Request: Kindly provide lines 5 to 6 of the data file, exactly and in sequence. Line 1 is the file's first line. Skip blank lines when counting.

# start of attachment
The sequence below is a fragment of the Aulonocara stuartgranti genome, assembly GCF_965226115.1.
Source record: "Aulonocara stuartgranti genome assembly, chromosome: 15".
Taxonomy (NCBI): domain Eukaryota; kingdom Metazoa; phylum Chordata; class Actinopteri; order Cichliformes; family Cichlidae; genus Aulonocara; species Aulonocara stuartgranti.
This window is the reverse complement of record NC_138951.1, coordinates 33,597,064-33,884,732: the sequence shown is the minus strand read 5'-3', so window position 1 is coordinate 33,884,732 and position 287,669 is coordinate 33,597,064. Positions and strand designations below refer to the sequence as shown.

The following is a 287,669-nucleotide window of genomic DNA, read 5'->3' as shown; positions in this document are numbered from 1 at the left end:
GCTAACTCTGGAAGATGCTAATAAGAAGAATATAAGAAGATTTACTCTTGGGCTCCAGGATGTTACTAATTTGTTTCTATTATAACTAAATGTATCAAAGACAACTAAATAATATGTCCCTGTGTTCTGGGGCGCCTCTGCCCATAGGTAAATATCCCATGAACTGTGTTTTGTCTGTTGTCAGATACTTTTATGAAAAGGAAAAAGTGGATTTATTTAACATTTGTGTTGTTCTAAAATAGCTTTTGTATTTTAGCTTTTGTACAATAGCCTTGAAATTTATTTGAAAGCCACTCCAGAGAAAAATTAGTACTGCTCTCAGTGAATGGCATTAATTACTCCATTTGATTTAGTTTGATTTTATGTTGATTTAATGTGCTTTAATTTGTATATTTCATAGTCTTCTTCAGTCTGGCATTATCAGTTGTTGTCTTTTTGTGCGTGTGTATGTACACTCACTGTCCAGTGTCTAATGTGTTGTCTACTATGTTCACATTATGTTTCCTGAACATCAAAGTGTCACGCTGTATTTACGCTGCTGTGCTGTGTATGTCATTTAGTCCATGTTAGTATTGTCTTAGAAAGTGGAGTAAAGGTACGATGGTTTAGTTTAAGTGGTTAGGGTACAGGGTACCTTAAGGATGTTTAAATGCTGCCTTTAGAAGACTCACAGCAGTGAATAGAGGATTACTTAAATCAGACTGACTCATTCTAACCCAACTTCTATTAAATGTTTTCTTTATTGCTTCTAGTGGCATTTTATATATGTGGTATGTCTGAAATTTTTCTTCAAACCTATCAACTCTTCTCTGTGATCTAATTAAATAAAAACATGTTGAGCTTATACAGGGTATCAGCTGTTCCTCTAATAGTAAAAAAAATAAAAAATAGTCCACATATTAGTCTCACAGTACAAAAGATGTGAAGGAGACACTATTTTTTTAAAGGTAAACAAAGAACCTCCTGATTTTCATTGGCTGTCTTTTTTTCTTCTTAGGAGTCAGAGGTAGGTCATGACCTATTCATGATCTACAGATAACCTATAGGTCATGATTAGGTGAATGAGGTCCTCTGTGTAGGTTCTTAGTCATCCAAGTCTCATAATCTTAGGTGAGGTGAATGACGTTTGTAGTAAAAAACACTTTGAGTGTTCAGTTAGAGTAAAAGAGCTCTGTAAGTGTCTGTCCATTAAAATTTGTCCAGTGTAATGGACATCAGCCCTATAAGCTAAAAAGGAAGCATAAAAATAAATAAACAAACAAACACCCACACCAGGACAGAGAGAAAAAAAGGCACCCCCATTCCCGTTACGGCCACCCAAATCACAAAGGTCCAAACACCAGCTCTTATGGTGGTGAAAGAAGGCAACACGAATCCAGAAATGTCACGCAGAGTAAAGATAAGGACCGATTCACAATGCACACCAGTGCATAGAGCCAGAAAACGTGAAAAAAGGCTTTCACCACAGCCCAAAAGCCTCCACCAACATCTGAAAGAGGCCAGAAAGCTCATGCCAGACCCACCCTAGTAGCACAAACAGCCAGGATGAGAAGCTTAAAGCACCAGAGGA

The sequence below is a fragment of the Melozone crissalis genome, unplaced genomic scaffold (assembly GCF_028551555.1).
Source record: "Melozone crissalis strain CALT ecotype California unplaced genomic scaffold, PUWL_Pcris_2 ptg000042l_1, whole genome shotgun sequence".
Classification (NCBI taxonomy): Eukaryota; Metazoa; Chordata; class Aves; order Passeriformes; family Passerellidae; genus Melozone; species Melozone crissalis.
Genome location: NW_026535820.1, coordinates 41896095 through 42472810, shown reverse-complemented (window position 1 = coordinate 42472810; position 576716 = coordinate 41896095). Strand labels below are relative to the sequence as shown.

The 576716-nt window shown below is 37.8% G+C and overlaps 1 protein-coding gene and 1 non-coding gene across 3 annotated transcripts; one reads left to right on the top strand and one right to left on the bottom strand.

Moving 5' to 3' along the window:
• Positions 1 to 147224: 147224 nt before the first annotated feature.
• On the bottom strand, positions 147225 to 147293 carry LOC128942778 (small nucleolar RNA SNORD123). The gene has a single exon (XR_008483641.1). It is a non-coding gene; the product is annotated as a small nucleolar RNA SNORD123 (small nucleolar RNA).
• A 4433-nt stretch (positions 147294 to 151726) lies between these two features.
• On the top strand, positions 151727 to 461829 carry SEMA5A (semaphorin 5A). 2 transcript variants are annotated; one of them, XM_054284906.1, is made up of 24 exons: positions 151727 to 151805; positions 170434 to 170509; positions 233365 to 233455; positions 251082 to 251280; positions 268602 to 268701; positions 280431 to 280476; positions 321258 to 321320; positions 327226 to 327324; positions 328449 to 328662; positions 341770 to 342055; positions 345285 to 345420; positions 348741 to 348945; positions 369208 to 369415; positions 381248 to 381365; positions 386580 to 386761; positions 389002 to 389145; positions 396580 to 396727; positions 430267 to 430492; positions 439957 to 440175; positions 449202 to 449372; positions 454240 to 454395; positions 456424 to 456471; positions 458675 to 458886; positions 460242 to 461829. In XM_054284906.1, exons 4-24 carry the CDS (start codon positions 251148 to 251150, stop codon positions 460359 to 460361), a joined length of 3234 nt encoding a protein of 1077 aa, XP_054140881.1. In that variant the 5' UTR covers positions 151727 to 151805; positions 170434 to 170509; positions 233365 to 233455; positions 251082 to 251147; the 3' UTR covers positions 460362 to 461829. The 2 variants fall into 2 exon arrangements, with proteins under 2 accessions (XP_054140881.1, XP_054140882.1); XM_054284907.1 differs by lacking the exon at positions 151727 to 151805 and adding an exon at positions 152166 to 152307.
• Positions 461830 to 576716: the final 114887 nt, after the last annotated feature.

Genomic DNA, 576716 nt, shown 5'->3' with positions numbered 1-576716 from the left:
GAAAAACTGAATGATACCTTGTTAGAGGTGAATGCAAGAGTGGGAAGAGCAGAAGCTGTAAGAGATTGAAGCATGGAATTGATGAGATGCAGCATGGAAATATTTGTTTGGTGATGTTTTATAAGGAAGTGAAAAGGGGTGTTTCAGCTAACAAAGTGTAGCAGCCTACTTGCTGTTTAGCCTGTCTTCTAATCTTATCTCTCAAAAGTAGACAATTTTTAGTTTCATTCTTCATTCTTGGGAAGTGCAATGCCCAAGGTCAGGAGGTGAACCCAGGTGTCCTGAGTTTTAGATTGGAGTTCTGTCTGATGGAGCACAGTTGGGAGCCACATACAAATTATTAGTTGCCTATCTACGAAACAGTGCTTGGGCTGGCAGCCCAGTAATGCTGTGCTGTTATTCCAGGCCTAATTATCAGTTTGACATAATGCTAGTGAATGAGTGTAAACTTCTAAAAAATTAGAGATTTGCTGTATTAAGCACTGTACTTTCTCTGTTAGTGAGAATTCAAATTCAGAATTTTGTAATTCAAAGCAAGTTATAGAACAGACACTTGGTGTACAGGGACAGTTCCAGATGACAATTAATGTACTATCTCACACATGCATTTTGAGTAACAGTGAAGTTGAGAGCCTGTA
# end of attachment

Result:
The following is a 287,669-nucleotide window of genomic DNA, read 5'->3' as shown; positions in this document are numbered from 1 at the left end:
GCTAACTCTGGAAGATGCTAATAAGAAGAATATAAGAAGATTTACTCTTGGGCTCCAGGATGTTACTAATTTGTTTCTATTATAACTAAATGTATCAAAGACAACTAAATAATATGTCCCTGTGTTCTGGGGCGCCTCTGCCCATAGGTAAATATCCCATGAACTGTGTTTTGTCTGTTGTCAGATACTTTTATGAAAAGGAAAAAGTGGATTTATTTAACATTTGTGTTGTTCTAAAATAGCTTTTGTATTTTAGCTTTTGTACAATAGCCTTGAAATTTATTTGAAAGCCACTCCAGAGAAAAATTAGTACTGCTCTCAGTGAATGGCATTAATTACTCCATTTGATTTAGTTTGATTTTATGTTGATTTAATGTGCTTTAATTTGTATATTTCATAGTCTTCTTCAGTCTGGCATTATCAGTTGTTGTCTTTTTGTGCGTGTGTATGTACACTCACTGTCCAGTGTCTAATGTGTTGTCTACTATGTTCACATTATGTTTCCTGAACATCAAAGTGTCACGCTGTATTTACGCTGCTGTGCTGTGTATGTCATTTAGTCCATGTTAGTATTGTCTTAGAAAGTGGAGTAAAGGTACGATGGTTTAGTTTAAGTGGTTAGGGTACAGGGTACCTTAAGGATGTTTAAATGCTGCCTTTAGAAGACTCACAGCAGTGAATAGAGGATTACTTAAATCAGACTGACTCATTCTAACCCAACTTCTATTAAATGTTTTCTTTATTGCTTCTAGTGGCATTTTATATATGTGGTATGTCTGAAATTTTTCTTCAAACCTATCAACTCTTCTCTGTGATCTAATTAAATAAAAACATGTTGAGCTTATACAGGGTATCAGCTGTTCCTCTAATAGTAAAAAAAATAAAAAATAGTCCACATATTAGTCTCACAGTACAAAAGATGTGAAGGAGACACTATTTTTTTAAAGGTAAACAAAGAACCTCCTGATTTTCATTGGCTGTCTTTTTTTCTTCTTAGGAGTCAGAGGTAGGTCATGACCTATTCATGATCTACAGATAACCTATAGGTCATGATTAGGTGAATGAGGTCCTCTGTGTAGGTTCTTAGTCATCCAAGTCTCATAATCTTAGGTGAGGTGAATGACGTTTGTAGTAAAAAACACTTTGAGTGTTCAGTTAGAGTAAAAGAGCTCTGTAAGTGTCTGTCCATTAAAATTTGTCCAGTGTAATGGACATCAGCCCTATAAGCTAAAAAGGAAGCATAAAAATAAATAAACAAACAAACACCCACACCAGGACAGAGAGAAAAAAAGGCACCCCCATTCCCGTTACGGCCACCCAAATCACAAAGGTCCAAACACCAGCTCTTATGGTGGTGAAAGAAGGCAACACGAATCCAGAAATGTCACGCAGAGTAAAGATAAGGACCGATTCACAATGCACACCAGTGCATAGAGCCAGAAAACGTGAAAAAAGGCTTTCACCACAGCCCAAAAGCCTCCACCAACATCTGAAAGAGGCCAGAAAGCTCATGCCAGACCCACCCTAGTAGCACAAACAGCCAGGATGAGAAGCTTAAAGCACCAGAGGA